The American delegation’s draft resolution comes after Israeli soldiers over the weekend razed most of Palestinian leader Yasser Arafat’s Ramallah compound with bulldozers, leaving only the building housing Arafat still standing.
Israeli forces have been engaged in a four-day standoff at Arafat’s compound, an operation that began after a suicide bombing on a crowded bus in Tel Aviv killed six people last Thursday.
The U.S. document calls on Israelis to withdraw from Palestinian cities, specifically asking Israel to “cease measures in and around Ramallah, including the destruction of Palestinian civilian and security infrastructure, that aggravate the situation and that do not contribute to progress on comprehensive Palestinian civil and security reforms.”
U.S. officials introduced its draft resolution after the U.N.’s Palestinian observers offered their own plan — a document the U.S says blames Israel for the upsurge in violence, but does not condemn Palestinian suicide bombings.
Speaking at the session, U.N. Secretary-General Kofi Annan called Israel’s attacks on Palestinian-held areas “a bankrupt policy,” while also saying Palestinian suicide strikes on Israelis were “morally repugnant.”
“The Israeli-Palestinian conflict is not going to be resolved by military might alone, or by violent means of any kind,” Annan said.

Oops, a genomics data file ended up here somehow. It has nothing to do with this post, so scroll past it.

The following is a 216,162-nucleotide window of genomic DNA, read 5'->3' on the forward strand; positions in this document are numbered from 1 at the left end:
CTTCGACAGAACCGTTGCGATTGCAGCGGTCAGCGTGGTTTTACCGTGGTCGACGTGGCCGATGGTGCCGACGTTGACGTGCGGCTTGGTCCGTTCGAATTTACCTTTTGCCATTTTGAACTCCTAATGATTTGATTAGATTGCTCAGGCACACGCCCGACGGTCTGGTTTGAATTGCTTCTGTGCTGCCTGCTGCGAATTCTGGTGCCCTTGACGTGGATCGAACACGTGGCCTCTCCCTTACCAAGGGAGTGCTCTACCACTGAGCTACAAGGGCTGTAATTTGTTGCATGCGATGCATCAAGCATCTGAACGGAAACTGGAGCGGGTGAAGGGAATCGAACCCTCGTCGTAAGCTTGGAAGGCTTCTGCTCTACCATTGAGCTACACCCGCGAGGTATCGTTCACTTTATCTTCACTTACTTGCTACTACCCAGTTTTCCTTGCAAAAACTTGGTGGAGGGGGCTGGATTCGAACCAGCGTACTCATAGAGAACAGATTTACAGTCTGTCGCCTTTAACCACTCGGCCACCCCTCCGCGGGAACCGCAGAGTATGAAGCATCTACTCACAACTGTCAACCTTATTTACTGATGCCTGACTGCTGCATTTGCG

White House spokesman Ari Fleischer criticized the Israeli-imposed siege on Arafat’s compound, saying President Bush thought Israel was harming the cause for peace among the Palestinians.
“The president views what Israel is doing now as unhelpful to the cause of bringing about reform in Palestinian institutions,” Fleischer said.
Earlier Monday, Israeli and Palestinian negotiators met to try to end the standoff at Arafat’s headquarters, but talks disintegrated in a conflict over suspected militants Israel said are among the 200 people inside Arafat’s compound with the Palestinian leader.
Chief Palestinian negotiator Saeb Erekat told reporters Israeli officials refused to provide a list of the suspected militants. Erekat said Arafat rejected an Israeli demand that he provide a list of those with him in his besieged office. Arafat instead vowed to endure the siege and build a Palestinian state with Jerusalem as its capital.
“We will defend this land, protect our… camps, villages and cities and the history not just of Palestine but the Arab nation, the history of all free people,” Arafat said.
Meanwhile, Israel has demanded that all of the men inside Arafat’s compound surrender for questioning. Israeli Prime Minister Ariel Sharon has also suggested his country may embark on expanded offensive against other suspected terrorists. Among them is the militant group Hamas, which claimed responsibility for the Tel Aviv bombing and other strikes within Israel.
“When the day comes — the moment we can muster the appropriate forces — then we will definitely have to take action to strike at Hamas to stop its operational capability,” Reuters quotes Sharon as saying.